Back to News Front

Army committed to fixing military housing problems

Senior leaders testify on progress

Photo credit: Sgt. Dana Clarke

Email Article Print Article Share on Facebook Share on Reddit Share on StumbleUpon

(Photo: Secretary of the Army Ryan D. McCarthy and Chief of Staff of the Army Gen. James C. McConville, along with other service secretaries and chiefs, speak to the Senate Committee on Armed Services during a hearing on privatized housing in Washington, D.C., Dec. 3.)

The Army's top leaders updated lawmakers Tuesday on progress being made to fix problems seen in privatized military housing.

In his opening statement, Secretary of the Army Ryan McCarthy restated the Army's "serious commitment" to offering quality housing to soldiers, civil servants and their families.

"It is our responsibility to provide housing, not simply to code but also to quality," he testified before the Senate Armed Services Committee on Capitol Hill.

The current housing crisis, he said, must be fixed using a house-to-house approach, in addition to correcting the governance model and underlying issues to ensure systemic change.


Earlier this year, Army senior leaders placed housing as the number-one priority for quality of life, following complaints of health concerns inside homes and mismanagement of housing contractors.

In the past 10 months, the Army identified governance flaws, initiated commander-driven town halls and created 24-hour helplines to hear feedback directly from families, McCarthy said.

"We have empowered the chain of command as part of the solution, created transparency of the work order process, and ultimately, sought to regain the trust of the men and women in our ranks and their families," he said.

Backing these efforts, housing operations have now been assigned to the commander of Army Materiel Command, Gen. Gus Perna, who has delegated authority to slash incentive fees for housing contractors.

"We developed new incentive fee metrics measuring work order response times, work order repair quality, and resident satisfaction that will allow us to withhold fees for substandard performance," McCarthy said.

Incentives have already been cut for poor performance at Fort Benning, Georgia, and Joint Base Lewis-McChord with possibly more to come across Army installations in the near future.

A new incentive fee award structure is also expected to be released January 1, he added.

The average incentive fee now stands at 77 percent, with the lowest at 11 percent, said Army Chief of Staff Gen. James McConville, who also attended the hearing along with other military senior leaders.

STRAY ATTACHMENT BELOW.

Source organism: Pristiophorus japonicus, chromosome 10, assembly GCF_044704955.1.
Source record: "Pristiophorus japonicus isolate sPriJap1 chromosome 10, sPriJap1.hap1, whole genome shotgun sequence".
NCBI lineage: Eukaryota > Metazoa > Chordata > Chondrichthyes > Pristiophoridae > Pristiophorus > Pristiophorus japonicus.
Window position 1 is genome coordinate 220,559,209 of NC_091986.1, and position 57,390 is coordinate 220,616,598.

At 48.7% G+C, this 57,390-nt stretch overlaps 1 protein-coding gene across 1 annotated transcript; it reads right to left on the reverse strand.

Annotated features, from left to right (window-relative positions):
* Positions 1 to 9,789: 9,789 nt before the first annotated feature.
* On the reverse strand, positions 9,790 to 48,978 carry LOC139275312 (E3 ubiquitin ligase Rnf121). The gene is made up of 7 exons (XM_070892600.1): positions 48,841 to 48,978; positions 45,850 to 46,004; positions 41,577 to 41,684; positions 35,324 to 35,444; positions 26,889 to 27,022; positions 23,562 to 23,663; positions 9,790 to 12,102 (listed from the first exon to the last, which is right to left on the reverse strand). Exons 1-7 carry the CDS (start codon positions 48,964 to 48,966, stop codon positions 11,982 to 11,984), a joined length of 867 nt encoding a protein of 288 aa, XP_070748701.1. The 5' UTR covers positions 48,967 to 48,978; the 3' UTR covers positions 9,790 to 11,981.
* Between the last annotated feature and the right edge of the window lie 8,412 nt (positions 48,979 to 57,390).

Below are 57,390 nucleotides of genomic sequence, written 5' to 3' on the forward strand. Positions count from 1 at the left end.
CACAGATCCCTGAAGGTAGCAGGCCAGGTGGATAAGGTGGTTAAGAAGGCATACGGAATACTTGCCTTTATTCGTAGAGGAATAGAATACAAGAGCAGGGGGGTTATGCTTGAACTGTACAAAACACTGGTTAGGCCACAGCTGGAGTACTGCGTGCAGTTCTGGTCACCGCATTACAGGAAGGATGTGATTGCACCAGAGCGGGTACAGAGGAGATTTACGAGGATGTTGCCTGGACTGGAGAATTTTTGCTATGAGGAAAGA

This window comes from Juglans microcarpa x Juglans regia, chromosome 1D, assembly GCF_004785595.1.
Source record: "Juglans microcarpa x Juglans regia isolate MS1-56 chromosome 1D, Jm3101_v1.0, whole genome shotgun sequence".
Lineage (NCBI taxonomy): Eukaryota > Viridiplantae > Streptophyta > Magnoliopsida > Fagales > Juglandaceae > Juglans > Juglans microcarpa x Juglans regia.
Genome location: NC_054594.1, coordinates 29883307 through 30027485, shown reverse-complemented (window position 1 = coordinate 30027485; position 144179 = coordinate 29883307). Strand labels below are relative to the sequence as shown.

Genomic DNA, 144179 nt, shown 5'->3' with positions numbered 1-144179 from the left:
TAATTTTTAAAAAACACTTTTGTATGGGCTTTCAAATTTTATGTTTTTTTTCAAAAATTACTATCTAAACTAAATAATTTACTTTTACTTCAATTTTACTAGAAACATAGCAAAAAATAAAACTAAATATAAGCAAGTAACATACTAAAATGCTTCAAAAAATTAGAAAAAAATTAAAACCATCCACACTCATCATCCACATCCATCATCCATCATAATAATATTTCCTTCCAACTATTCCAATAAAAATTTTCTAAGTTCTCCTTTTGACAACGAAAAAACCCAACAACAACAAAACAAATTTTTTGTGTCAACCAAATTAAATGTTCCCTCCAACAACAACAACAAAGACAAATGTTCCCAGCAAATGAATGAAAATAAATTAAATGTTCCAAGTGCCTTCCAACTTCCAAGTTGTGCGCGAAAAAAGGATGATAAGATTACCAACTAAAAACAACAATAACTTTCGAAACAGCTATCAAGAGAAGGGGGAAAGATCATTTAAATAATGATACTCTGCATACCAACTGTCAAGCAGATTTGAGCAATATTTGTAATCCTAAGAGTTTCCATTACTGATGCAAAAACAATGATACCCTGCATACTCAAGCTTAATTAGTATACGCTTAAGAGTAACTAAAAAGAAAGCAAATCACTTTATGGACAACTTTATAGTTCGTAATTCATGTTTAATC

"We see that making a difference in the performance of the contracts," McConville said.


A tri-service Resident Bill of Rights is also awaiting to be published once Congress can pass the National Defense Authorization Act.

In it, there are 12 rights intended to protect residents of privatized military housing.

McCarthy highlighted dispute resolution as one of the rights that should greatly benefit residents.

"When the Bill of Rights is published, I think the dispute resolution is one, in particular, that we need to put in place as quickly as possible," he said. "It's why in many cases that the only mechanism that families have to get results is legal action. So the sooner we can have a dispute resolution in place, it will help improve matters dramatically."

About $1.1 billion in budget requests to improve housing is also being held up while the government operates under a continuing resolution.

"We cannot start the projects, we cannot initiate the projects. We don't have the funding," McCarthy told lawmakers, adding in some cases it affects current projects.


Today, nearly half of the force lives on post.

Since February, over 2,200 families had to be temporarily displaced as a result of issues inside their homes. About 180 families are still in temporary housing while private-sector companies carry out work orders.

"To displaced families, days can feel like weeks. And weeks can feel like months," McCarthy said. "These aren't simply numbers; these are lives."

The Army has over 86,000 privatized homes. Of those, one-third need to be rebuilt and another one-third need minor repairs.

Some issues have involved lead paint, mold and other toxic hazards, especially in older homes found across installations.

McConville said some older homes are difficult to refurbish and cannot be torn down since they are considered historical.

"We need to modernize them," he told lawmakers. "Lead is a huge issue and we're very, very concerned for our families."

Due to the historical standards of the homes, only about 10 of them can be remediated each week, he added.

"It's going to take us some time," he said. "It's going to take us two to three years with these homes to get them to the level that we want them to be."

While "significant strides" have been made to improve housing over the past year, McCarthy noted the finish line is still not in sight.

An overall analysis of the Army's privatized housing requirements is currently underway, he said, and is slated to be completed by the spring.

"The Army is resolved in our commitment to providing safe, quality, and affordable housing to our soldiers and their families," he said. "But much more work remains."

Read next close

Online Interactive Guides

2019 Holiday Guide #2

comments powered by Disqus